pinMode(PIN_R, INPUT);  
  digitalWrite(PIN_R, HIGH);  
  pinMode(PIN_J, INPUT);  
  digitalWrite(PIN_J, HIGH);  
 }  
   
 /* Finally get rid of the ! in front of the digital read calls, we want the character to jump or move when we press the button(s) ... note, this was fine for the hardware joysticks, but for the 1Sheeld Game Pad, we need to do things a bit different! */  
 static byte control()  
 {  
  byte r = 0;  
  if (!digitalRead(PIN_J))  
   r |= CONTROL_JUMP;  
  if (!digitalRead(PIN_L))  
   r |= CONTROL_LEFT;  
  if (!digitalRead(PIN_R))  
   r |= CONTROL_RIGHT;  
  return r;  
 }  

One of the benefits of doing it this way is you don't have to load the OneSheeld libraries at all, so the code stays small enough to run on an UNO too!!!

Frogger could have been done similarly.

Updates

02-15-2015 - Updated changes for Manic Miner to work.

Saturday, January 31, 2015

MakerShield Kit, why another Prototyping Shield?

Even though I do have an Adafruit Proto Shield, which works well and I've had no problems what-so-ever with it, I decided to pick up one of the MakerShield Kits for a number of reasons.

  • Yes, It has a Potentiometer on the board ... but that wasn't the primary reason.
  • The Shield Headers allow you to attach shields ON TOP ... BIG reason #1 
  • The ICSP Headers are in the correct place for Arduino Shields ... BIG reason #2

So, why is this important if you are going to use it as a Prototyping shield, you want it to be the one on top, so you can access everything... right?   Well... yes, typically.  But here are the benefits to me...

  1. I have a pcDuino with a T Board to bridge 5V Arduino shields (the pcDuino only wants 3.3V shields used, the T Board allows 5V shields without damaging the pcDuino).  It has ICSP headers, but they aren't in the standard location for Arduino shields.  The MakerShield fixes that, I can attach this to the T Board and then attach a shield that has the ICSP connection, and I'm good-to-go.
  2. I also have an Arduino UNO clone from doflye.net (Chinese).  Bought it for about $4.00 on eBay.  After replacing the chip with the correct one for UNO (instead of the one that was included with it ,.. another $2.00 expense), I found that the ICSP headers on this board were rotated 180%!!!! (i.e not compatible with standard Arduino shields at all), and it's offset just a tad from the Standard Arduino.position too.   The MakerShield fixes that too.  I can now just attach the MakerShield to the clone, then attach a shield that has an ICSP connection, and, again, good-to-go.   I tried it with my USB Host Shield and it worked like a charm.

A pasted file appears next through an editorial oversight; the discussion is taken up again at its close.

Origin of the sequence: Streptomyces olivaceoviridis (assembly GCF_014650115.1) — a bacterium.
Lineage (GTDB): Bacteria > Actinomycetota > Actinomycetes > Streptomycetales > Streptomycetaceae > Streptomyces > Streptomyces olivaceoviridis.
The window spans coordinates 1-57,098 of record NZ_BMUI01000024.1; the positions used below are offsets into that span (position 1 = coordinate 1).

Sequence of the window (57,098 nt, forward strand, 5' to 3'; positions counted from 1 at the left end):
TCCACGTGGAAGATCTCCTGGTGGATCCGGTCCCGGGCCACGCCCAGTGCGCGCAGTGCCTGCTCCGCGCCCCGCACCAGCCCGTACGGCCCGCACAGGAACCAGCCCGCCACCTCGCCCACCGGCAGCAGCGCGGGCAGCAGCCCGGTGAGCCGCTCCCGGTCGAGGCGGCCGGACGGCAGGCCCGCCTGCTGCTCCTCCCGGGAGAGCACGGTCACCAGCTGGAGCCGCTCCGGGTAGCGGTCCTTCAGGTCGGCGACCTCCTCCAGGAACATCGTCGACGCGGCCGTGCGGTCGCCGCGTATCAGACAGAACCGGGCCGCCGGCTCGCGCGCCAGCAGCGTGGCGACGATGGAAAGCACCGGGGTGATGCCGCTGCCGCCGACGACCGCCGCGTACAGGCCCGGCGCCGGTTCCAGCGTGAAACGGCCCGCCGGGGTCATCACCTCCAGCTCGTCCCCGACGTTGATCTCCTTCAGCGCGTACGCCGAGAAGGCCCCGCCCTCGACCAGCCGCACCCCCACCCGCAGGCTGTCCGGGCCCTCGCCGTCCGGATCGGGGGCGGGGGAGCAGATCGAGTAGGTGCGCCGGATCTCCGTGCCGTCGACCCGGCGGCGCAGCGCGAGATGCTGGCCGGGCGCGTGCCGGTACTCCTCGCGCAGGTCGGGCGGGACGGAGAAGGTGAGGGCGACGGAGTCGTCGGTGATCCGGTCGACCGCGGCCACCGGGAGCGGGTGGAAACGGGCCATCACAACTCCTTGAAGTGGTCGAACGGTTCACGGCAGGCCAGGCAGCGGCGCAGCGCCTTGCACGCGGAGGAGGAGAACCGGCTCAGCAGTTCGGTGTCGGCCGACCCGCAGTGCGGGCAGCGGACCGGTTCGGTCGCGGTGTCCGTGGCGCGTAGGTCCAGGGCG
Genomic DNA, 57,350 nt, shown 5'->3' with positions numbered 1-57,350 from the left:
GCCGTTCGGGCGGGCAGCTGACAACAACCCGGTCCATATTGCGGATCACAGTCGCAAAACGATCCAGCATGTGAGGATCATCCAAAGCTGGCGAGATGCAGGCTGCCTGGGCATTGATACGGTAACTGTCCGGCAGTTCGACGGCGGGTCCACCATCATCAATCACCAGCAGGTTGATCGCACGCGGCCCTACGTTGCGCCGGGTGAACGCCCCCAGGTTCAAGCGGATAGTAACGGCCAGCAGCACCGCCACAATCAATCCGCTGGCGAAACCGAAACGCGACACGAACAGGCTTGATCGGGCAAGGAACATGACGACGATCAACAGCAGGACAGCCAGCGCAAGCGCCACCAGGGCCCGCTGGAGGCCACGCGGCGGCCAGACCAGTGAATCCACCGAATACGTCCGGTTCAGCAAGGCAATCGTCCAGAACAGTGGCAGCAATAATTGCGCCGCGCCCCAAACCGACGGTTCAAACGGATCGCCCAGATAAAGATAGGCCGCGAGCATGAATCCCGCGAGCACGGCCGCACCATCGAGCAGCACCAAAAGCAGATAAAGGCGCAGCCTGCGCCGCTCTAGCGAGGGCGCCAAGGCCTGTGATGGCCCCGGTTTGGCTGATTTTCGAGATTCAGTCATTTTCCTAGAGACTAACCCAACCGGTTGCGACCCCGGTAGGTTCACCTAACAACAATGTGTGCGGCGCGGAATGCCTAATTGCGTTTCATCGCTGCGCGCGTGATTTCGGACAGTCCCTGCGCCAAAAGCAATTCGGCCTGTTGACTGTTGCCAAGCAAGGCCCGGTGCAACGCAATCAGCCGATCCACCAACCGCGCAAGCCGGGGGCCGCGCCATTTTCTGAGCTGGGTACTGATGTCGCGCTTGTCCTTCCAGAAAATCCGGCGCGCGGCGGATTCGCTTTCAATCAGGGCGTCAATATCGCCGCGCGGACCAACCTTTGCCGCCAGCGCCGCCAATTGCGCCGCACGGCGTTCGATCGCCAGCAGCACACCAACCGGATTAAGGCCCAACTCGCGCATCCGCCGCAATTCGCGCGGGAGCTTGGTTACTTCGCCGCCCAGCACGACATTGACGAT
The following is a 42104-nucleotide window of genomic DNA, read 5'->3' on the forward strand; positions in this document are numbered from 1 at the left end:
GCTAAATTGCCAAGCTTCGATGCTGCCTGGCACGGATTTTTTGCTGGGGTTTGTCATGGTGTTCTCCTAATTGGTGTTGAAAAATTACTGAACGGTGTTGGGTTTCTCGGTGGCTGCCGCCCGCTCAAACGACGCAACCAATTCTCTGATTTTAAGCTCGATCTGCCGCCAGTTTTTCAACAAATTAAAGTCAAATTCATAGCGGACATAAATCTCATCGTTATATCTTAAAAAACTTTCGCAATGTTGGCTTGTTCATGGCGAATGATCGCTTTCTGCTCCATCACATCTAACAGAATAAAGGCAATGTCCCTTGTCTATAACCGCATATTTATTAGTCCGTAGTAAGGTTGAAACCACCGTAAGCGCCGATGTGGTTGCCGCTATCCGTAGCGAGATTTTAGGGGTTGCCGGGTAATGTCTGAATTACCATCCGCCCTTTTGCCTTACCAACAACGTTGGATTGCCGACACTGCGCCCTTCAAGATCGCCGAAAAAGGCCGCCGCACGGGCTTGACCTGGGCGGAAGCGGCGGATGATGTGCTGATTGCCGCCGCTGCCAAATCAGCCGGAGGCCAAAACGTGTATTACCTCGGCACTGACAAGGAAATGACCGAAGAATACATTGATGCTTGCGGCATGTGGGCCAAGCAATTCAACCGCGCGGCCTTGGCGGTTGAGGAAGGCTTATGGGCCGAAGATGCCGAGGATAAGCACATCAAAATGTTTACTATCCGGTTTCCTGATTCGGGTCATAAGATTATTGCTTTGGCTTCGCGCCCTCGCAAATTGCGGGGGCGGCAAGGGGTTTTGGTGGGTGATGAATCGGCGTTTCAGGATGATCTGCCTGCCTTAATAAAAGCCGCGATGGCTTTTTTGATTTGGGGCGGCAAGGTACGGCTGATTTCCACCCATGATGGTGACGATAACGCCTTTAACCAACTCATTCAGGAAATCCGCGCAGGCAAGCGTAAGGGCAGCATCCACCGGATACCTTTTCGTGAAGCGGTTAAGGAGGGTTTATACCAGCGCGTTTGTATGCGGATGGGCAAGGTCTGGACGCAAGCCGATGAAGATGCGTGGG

To me, the MakerShield is a benefit in a couple of ways ... plus it's a nice Prototyping shield too ... it works for my Arduino (including fixing a problem with a clone I purchased), pcDuino (fixing the ICSP header location on the T-Board) and my Netduino too (it doesn't even have ICSP headers ... this Shield is the recommended way to resolve that too!).

Keep in mind, that it does come as a kit, you need to dig out the tools and soldering iron to put it together.  But once you do, I think you'll find it's a nice addition.

Wednesday, January 21, 2015

Netduino Library and Samples for 1Sheeld

NOTE:  See the revisited post here for additional information and updates.

I received a Netduino Plus 2 as a gift a little while back. I have completed converting the 1Sheeld Arduino Libraries and Sample Sketches to C# so they can be used with my Netduinos (I now own a Netduino 3 Wifi as-well).

Please note: the projects / source were created with Visual Studio 2013 Professional, but are being maintained with Visual Studio 2015 Professional (Note: the free version of Visual Studio 2015 Community works fine and will load the solution, compile and run the samples without any problems).  The projects / source also expects a recent firmware on the Netduinos with the latest.NET Micro Framework, the VS 2015 Project System, and the latest Netduino SDK.

Recommendation: Since there are multiple projects that you can deploy in the OneSheeld solution, rather than setting a sample as a Startup Project, I highly recommend that you right-click on one of the sample solutions, select debug->Start new instance to upload to the Netduino and start a debugging session of whatever sample you want to play with.